THE KILLING OF SISTER GEORGE
by Frank Marcus.
Arts Theatre Great Newport Street WC2H 7JB To 29 October 2011.
Mon-Sat 7.30pm Mat Thu & Sat 3pm.
Runs 2hr 20min One interval.
TICKETS: 020 7907 7092.
Review: Timothy Ramsden 10 October.
More period-piece than classic, in a revival with some strong performances.
June Buckeridge’s blue-wallpapered London flat merges into an abstract brown web, suggesting a wireless-set looming around domestic comfort in Ciaran Bagnall’s set. For in Frank Marcus’ intriguing if sometimes creaky 1965 play, June is the actress playing Sister George, much-loved district nurse in a BBC rural radio soap-opera.
In modernising the series for sixties sensibilities, loveable Sister George is being killed-off, just because she is so loveable. But only so loveable; her ginger-haired publican nemesis is rising though the ratings.
June’s broadcasting awards are displayed where room and radio meet, but fittingly George’s funeral wreaths sit in the domestic area. Actress and character have become one for people; even Meera Syal’s June keeps adopting George’s voice.
Buckeridge derides the programme’s new dysfunctionalism, yet off-mike gets wildly drunk, and shares her flat in a sadomasochistic relationship with Alice, or ‘Childie’. A female Peter Pan, Childie takes refuge in her dolls, while swinging her lightly-clad body and long blonde hair in apparent innocence.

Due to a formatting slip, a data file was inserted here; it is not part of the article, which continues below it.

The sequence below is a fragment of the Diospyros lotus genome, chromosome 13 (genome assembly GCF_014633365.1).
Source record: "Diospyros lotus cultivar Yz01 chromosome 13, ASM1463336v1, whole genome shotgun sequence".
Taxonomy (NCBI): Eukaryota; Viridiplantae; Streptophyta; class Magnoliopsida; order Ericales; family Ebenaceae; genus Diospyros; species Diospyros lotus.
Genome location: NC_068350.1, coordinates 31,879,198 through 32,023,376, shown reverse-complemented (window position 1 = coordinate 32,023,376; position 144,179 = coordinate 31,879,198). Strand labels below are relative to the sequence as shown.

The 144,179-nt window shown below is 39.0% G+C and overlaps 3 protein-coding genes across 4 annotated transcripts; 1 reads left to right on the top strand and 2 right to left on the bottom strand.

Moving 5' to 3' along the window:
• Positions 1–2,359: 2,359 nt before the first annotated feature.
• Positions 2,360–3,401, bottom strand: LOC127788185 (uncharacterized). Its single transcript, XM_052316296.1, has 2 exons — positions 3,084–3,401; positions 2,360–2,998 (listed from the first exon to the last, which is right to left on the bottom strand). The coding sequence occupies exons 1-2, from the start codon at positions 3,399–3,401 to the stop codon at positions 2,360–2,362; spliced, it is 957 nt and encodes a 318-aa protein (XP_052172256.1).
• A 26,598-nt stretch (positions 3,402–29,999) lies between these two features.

Childie leaps into a chair, as if avoiding a mouse, when there’s a fight, letting her little-girl voice help her through childish enthusiasms and sulks around the butch, be-trousered June. BBC executive Mercy Croft is subtler in her smart suit, but there’s no doubt why she offers Alice an alternative home.
Despite the rituals June forces on Alice, Elizabeth Cadwallader makes clear in moments of rebellion and a varied voice that her childish manner, with its continuous movement, is an act. Alice knows what she wants, and when Sister George’s demise threatens her, she finds a new refuge from life, leaving the once-dominant June alone in her final indignity.
Latched on, alas, is a psychic neighbour, whom Helen Lederer plays to the full; it’s a pity director Iqbal Khan didn’t persuade her to less mitteleuropean elaboration, which is like a comic sketch, without much comedy.
Syal shows June’s aggressive fear and shock of the news of her axing, without exploring it far. The production grabs hold in the contrast between Belinda Lang’s suave executive and Cadwallader’s seductively submissive Alice, hinting that a more sophisticated battle of wills lies ahead.
June Buckeridge: Meera Syal.
Alice McNaught: Elizabeth Cadwallader.
Mrs Mercy Croft: Belinda Lang.
Madam Xenia: Helen Lederer.
Director: Iqbal Khan.
Designer/Lighting: Ciaran Bagnall.
Sound: Mark Dunne.
Composer: Colin Cattle.
Costume: Pam Tait.
Hair/Make-up: Diana Estrada.
Fight director: Kate Waters.
Assistant director: Rafaelle Marcus.